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Death from drought in tropical forests is triggered by hydraulics not carbon starvation

Death from drought in tropical forests is triggered by hydraulics not carbon starvation
Death from drought in tropical forests is triggered by hydraulics not carbon starvation
Drought threatens tropical rainforests over seasonal to decadal timescales1,2,3,4, but the drivers of tree mortality following drought remain poorly understood5,6. It has been suggested that reduced availability of non-structural carbohydrates (NSC) critically increases mortality risk through insufficient carbon supply to metabolism (‘carbon starvation’)7,8. However, little is known about how NSC stores are affected by drought, especially over the long term, and whether they are more important than hydraulic processes in determining drought-induced mortality. Using data from the world’s longest-running experimental drought study in tropical rainforest (in the Brazilian Amazon), we test whether carbon starvation or deterioration of the water-conducting pathways from soil to leaf trigger tree mortality. Biomass loss from mortality in the experimentally droughted forest increased substantially after >10 years of reduced soil moisture availability. The mortality signal was dominated by the death of large trees, which were at a much greater risk of hydraulic deterioration than smaller trees. However, we find no evidence that the droughted trees suffered carbon starvation, as their NSC concentrations were similar to those of non-droughted trees, and growth rates did not decline in either living or dying trees. Our results indicate that hydraulics, rather than carbon starvation, triggers tree death from drought in tropical rainforest.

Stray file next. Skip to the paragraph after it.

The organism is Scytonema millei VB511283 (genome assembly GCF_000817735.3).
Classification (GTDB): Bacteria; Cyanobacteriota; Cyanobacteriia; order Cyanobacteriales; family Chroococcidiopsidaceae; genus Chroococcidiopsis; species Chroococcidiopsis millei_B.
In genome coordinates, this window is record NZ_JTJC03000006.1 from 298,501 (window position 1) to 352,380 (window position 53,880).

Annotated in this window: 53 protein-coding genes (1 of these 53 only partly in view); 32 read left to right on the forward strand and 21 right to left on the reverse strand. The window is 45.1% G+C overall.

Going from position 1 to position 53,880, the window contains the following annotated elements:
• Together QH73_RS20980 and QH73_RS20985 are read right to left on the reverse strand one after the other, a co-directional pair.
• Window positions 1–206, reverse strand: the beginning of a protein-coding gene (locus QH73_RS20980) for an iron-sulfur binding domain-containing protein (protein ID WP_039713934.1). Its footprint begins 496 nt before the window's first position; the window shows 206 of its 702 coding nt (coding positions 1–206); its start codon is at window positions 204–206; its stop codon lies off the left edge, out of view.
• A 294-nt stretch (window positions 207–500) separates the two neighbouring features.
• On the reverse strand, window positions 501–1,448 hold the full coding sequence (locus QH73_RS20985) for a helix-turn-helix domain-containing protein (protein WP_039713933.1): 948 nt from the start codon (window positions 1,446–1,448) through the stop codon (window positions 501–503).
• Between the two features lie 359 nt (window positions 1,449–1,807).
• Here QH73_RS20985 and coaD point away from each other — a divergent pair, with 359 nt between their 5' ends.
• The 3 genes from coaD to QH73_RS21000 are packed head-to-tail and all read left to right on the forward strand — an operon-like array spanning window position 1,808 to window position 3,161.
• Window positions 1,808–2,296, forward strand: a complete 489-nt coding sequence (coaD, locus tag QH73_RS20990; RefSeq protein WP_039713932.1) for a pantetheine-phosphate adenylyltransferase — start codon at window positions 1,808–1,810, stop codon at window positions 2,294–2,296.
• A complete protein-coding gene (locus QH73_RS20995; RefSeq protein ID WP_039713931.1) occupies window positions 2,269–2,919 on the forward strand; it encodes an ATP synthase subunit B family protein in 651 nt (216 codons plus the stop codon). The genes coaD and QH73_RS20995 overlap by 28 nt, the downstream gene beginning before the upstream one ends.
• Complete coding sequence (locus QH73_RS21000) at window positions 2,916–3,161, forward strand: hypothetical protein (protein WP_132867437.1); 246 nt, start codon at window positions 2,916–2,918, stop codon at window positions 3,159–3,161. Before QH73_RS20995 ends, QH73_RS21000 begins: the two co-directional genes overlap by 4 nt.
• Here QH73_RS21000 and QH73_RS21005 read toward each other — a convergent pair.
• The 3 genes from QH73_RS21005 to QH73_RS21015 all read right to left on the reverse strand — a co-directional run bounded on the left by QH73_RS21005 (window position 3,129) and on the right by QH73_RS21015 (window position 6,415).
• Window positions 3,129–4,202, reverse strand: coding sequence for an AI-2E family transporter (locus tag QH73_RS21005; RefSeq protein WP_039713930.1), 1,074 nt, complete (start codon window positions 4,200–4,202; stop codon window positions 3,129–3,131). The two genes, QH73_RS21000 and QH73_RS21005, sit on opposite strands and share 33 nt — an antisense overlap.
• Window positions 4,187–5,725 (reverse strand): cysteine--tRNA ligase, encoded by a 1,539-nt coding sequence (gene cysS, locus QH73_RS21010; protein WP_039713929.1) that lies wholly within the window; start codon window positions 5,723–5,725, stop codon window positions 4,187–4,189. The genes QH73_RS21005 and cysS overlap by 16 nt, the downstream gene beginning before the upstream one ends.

0028-0836
119–122
Rowland, L.
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Da Costa, A. C. L.
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Galbraith, D. R.
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Oliveira, R. S.